*Thanks to SF and the good folks at Impex Beverages for the sample.
The name “Dailuaine” (pronounced ‘dale-YOU-an’) comes from the Scots-Gaelic An dail uaine, which means “green vale”. For a distillery residing in the Speyside region, this is a quite accurate name and an incredibly vague one at the same time. During the brief time I spent in this beautiful part of Scotland, all I remember of the farm and distillery dotted countryside was rivers of various sizes, and lots and lots and lots of “green vales”. Once again, I blame whoever named the place for their rather lackadaisical effort on this one. The least they could’ve done was gotten a little more descriptive; maybe “the green valley with one farm”, or “the green valley with the winding river” or “the green valley where that weird horse died.” Nope, instead it’s just “the green vale”…hell, that could be anywhere.
Luckily, we know the exact location of the Dailuaine distillery – west of Dufftown by a few miles, and just a quick stroll up from the Spey. Though the distillery is quite old, being founded in 1852, and therefore filled with all the rich history a distillery founded in 1852 can have, official single malt bottlings are rarely seen from Dailuaine. The vast majority of its prodigious output ends up in Johnnie Walker blends. It’s far easier to find independent bottlings such as this one from The Creative Whisky Company’s Exclusive Malts range.
The Nose: A surprising nose, but not necessarily in a good way. Initially, there’s a strong lemon-oil, solvent-y heat that overwhelms the subtler notes. Giving it a little more open time, caramel and pale honey emerge, along with softer lemon-curd and juicy Granny Smith apples. There’s a faint grassiness and hints of malted milk balls tucked further back. Not much evidence of 21 years in the barrel, fresh-sawn oak, soft cinnamon, and dried leaves. Adding water does very little to tone down those lemon-solvent tones, instead, it sadly tones down everything else and adds a slight beery tang.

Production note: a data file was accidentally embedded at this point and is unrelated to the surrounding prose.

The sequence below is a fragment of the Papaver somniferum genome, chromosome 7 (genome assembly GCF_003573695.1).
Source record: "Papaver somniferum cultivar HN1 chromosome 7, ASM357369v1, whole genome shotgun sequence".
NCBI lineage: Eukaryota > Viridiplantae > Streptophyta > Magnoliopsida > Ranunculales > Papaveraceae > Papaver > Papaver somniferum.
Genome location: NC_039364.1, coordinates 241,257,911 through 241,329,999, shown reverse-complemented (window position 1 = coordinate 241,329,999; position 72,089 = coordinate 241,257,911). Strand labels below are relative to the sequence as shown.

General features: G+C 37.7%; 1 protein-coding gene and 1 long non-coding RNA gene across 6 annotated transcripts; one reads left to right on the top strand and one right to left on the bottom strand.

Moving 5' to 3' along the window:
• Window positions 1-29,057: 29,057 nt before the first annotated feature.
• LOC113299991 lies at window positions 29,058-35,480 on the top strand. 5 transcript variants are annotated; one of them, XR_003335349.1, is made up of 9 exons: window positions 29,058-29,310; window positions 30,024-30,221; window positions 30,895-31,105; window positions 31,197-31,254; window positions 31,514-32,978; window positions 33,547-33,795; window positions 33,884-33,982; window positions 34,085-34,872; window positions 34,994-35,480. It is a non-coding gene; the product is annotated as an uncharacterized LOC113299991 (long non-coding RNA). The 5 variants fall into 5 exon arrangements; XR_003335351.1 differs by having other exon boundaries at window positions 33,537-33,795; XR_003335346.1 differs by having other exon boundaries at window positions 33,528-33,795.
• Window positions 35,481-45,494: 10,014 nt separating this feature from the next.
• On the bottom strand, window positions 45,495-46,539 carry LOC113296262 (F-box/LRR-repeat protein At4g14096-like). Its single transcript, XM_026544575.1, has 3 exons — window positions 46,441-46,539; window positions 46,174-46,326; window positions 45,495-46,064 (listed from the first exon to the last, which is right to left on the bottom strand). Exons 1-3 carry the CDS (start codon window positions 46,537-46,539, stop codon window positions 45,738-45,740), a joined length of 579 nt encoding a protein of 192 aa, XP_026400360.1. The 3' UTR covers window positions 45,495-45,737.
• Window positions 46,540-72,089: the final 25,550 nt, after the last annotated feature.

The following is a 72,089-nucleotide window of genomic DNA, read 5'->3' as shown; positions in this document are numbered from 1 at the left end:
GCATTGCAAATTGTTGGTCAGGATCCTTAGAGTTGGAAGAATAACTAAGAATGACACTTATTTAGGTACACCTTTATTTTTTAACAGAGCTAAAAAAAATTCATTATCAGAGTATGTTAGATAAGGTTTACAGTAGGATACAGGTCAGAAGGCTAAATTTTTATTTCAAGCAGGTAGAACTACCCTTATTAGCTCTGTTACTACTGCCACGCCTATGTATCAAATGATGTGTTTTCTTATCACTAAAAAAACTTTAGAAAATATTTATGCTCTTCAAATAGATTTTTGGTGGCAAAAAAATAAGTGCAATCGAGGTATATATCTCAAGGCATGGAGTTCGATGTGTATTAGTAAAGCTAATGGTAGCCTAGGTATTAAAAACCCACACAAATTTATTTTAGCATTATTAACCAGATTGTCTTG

The Palate: Ah, there’s the wood…spice tinged-citrus, juicy, navel orange and lemon zest, with a bit of burnt caramel. Slightly bitter, over-steeped black tea and unsweetened cocoa powder. Much more wood spice is quickly evident here, bitter clove, fine-ground black pepper, coarse cinnamon, ginger, and sawn wood. Unlike the nose, adding water does nice things for the palate, smoothing some of the bitterness, lending a bit of needed caramelized sweetness to it all, and drawing out those spice notes.
The Finish: Mouthwatering, lingering, spicy, and a little hot. Continued pepper, clove and an appealing herbaceousness. Water takes away the heat and leaves the quite pleasant mouthwatering spice.
Thoughts: Hmmm. This one was a little disappointing…mostly because of the nose. That solvent-y quality just rolled over any subtler elements and coupled with the lack of deeper wood notes, gave it a rather youthful feel. The palate is much more expressive and appealing, especially with water, and things did end on a bit of high note with the nice finish. Unfortunately, those first impressions left by the nose were hard to get past. Younger-than-its-years seeming, and a somewhat disjointed, this one did not impress very much.
The Exclusive Malts 1992 Dailuaine 21 Year Old, Speyside, IB +/- 2012